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Squirrel pox confirmed in Welsh red squirrels
Squirrel pox is an often fatal disease that is thought to be a significant factor in the decline of red squirrels.

Public urged to report any dead or dying squirrels  

The Animal and Plant Health Agency (APHA) has reported the first laboratory-confirmed cases of disease caused by squirrel pox virus (SQPV) in Welsh red squirrels.

In a letter to Vet Record (Vol 181 No 19), the APHA said that two squirrels were found dead in Gwynedd, an area of north-east Wales. The discovery means that England, Scotland, Wales and Northern Ireland now have recorded cases of the disease.

Since the discovery, the APHA notes that it has set up cameras to monitor wildlife in woodland close to where the squirrels were found. It added that the outbreak shows the need to have intense red squirrel conservation efforts in place.

This includes grey squirrel management strategies where appropriate, the APHA said, ‘especially in areas where red squirrels are known to be present’.

According to the APHA, three further red squirrel carcasses have been found on Anglesea, two of which had suspicious facial lesions. These were sent to the APHA for analysis but no SQPV particles were found.

Despite this, the Red Squirrel Trust Wales is calling on members of the public to report any dead or dying squirrels and to clean squirrel feeders regularly using an anti-viral wash or spray.

‘It may be wise to cease feeding red squirrels altogether, as at this time of year there are plenty of wild foods available,’ the organisation writes on its website.

‘Alternatively, you can simply scatter small amounts of food on the ground so that animals are no longer congregating at a wooden feeder, but still visit your garden.’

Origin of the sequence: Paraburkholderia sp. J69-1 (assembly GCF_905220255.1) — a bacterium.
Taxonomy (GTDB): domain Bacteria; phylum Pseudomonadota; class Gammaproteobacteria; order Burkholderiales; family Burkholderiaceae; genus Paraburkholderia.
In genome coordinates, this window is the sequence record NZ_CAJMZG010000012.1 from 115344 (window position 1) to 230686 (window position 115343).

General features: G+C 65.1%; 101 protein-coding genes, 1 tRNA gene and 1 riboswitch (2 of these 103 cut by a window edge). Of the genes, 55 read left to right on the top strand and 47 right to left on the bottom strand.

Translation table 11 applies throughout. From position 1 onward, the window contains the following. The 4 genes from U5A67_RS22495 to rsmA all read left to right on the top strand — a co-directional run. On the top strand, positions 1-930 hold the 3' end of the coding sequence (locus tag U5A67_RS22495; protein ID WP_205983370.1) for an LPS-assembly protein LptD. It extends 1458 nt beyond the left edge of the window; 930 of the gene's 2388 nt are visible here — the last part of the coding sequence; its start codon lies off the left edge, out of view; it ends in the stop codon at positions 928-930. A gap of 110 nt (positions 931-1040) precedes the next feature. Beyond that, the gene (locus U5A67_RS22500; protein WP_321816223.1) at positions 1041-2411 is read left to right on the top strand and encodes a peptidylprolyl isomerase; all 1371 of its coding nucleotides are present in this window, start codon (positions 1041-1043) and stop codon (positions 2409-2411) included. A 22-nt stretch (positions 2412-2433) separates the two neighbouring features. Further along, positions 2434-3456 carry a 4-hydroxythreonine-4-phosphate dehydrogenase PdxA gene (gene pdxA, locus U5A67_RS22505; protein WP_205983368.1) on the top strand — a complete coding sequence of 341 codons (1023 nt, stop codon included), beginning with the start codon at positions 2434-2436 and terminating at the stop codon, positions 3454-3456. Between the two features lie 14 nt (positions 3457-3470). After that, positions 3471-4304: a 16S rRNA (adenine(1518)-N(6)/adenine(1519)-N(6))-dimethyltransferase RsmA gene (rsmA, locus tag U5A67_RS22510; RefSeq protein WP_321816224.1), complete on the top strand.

Squirrel pox is an often fatal disease that is thought to be a significant factor in the decline of red squirrels. It is not yet understood how the disease spreads, but visible symptoms include lesions or scabs around the eyes, mouth, feet and genitals. Squirrels also become more lethargic as the disease progresses.

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Sale of microbeads now banned

News Story 1
 The sale of products containing microbeads is now banned across England and Scotland, Defra has confirmed.

As part of government efforts to prevent these plastics ending up in the marine environment, retailers can no longer sell rinse-off cosmetics and personal care products containing microbeads. These tiny plastics were often added to products including face scrubs, soaps, toothpaste and shower gels.

Just a single shower is thought to send 100,000 of these beads down the drain and into the ocean, where it can cause serious harm to marine life. A ban on manufacturing products containing microbeads previously came into force in January this year. 

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News Shorts
George Eustice announces funding for Bovine Viral Diarrhoea

Farming minister George Eustice has announced a 5.7million funding package to help farmers tackle Bovine Viral Diarrhoea (BVD).

The funding will be available in England for three years through the Rural Development Programme and farmers will be able to apply for one-to-one farm advisory visits by a veterinary practitioner.

The project will recruit local vets who will then work with keepers of breeding cattle to tackle BVD on their farms.